Voices of Black Mothers United announce ‘police accountability’ hotline


BIRMINGHAM, Ala. (WIAT) — April 18 through April 24 is National Victims’ Rights Week. In recognition of the week, the Voices of Black Mothers United hosted its inaugural Focus on Victims Forum in Birmingham.

The mothers have all lost a child to gun violence. The organization connects women to help them heal and advocate for community change.

Jennifer Ormond, one of the women in attendance, said she lost her two-year-old son to gun violence in 2014.

“He was playful, energetic, always liked to dance, football, those were his things,” said Ormond.

She said mourning his loss and learning how to live with her son felt impossible at just 20 years old.

“I was confused, I didn’t know what to do, I was devastated,” she said.

The director of Voices of Black Mothers United also lost a child to gun violence. Sylvia Bennett Stone lost her 19-year-old daughter, Krystal Joy when a stray bullet struck and killed her at a gas station.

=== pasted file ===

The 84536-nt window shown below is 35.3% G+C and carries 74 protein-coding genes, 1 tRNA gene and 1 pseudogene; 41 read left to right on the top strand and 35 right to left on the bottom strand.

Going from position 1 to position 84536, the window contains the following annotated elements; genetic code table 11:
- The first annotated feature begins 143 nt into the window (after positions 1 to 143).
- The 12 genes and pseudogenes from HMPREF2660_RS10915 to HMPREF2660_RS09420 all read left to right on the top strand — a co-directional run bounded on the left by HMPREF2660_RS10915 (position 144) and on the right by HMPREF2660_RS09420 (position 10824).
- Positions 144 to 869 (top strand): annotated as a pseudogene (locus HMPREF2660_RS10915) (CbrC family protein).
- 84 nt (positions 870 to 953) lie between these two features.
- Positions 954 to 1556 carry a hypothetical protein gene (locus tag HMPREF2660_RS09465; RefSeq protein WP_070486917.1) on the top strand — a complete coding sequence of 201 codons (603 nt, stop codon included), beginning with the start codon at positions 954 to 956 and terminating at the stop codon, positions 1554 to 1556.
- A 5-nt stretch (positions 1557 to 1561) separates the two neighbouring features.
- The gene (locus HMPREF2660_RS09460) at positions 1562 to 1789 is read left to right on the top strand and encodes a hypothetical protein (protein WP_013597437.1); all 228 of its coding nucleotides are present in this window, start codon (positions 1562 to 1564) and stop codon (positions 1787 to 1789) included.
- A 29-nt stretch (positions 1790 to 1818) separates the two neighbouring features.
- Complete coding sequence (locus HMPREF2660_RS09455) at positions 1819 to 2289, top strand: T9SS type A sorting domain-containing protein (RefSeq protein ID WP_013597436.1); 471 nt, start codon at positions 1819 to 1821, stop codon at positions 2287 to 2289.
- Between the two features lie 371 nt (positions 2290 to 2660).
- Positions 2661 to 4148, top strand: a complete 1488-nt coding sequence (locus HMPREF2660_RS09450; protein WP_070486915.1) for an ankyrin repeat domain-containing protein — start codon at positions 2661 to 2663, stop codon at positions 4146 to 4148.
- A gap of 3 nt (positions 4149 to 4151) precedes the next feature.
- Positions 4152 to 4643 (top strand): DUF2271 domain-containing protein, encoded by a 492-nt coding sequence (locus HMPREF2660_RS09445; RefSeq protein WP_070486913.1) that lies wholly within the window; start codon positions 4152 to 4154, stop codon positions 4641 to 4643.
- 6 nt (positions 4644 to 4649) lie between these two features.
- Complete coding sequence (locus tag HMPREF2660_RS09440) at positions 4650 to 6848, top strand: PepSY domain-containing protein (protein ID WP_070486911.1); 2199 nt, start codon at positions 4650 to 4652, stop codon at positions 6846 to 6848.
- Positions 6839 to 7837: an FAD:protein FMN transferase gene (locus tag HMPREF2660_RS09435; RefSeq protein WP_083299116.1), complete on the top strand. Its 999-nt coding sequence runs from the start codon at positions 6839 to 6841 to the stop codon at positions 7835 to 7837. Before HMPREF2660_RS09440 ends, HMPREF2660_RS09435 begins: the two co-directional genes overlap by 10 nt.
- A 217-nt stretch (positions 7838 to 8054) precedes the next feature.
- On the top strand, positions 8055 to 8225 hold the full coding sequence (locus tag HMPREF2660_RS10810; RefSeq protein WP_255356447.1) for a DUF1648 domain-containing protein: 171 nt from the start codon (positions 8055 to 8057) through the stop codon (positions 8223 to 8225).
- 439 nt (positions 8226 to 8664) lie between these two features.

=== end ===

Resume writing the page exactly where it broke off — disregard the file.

Stone, Ormond, and dozens of others are working to keep other parents from knowing their grief. Monday, Voices of Black Mothers United announced a hotline will be launched to enable people to report verifiable instances of bad policing.

“[It will] give the community some hope and some peace that there are solutions,” said Stone.

Stone said the department of justice will oversee the national hotline as a part of a pilot program. While the grief may not lesson, mothers across the magic city are using it to drive change.

“I promised my daughter I will spend my last breath working to make a difference, and that’s what I’m doing,” said Stone.

The hotline will launch in a few months, said Stone. She is also encouraging people to use it to share instances of good policing as well.

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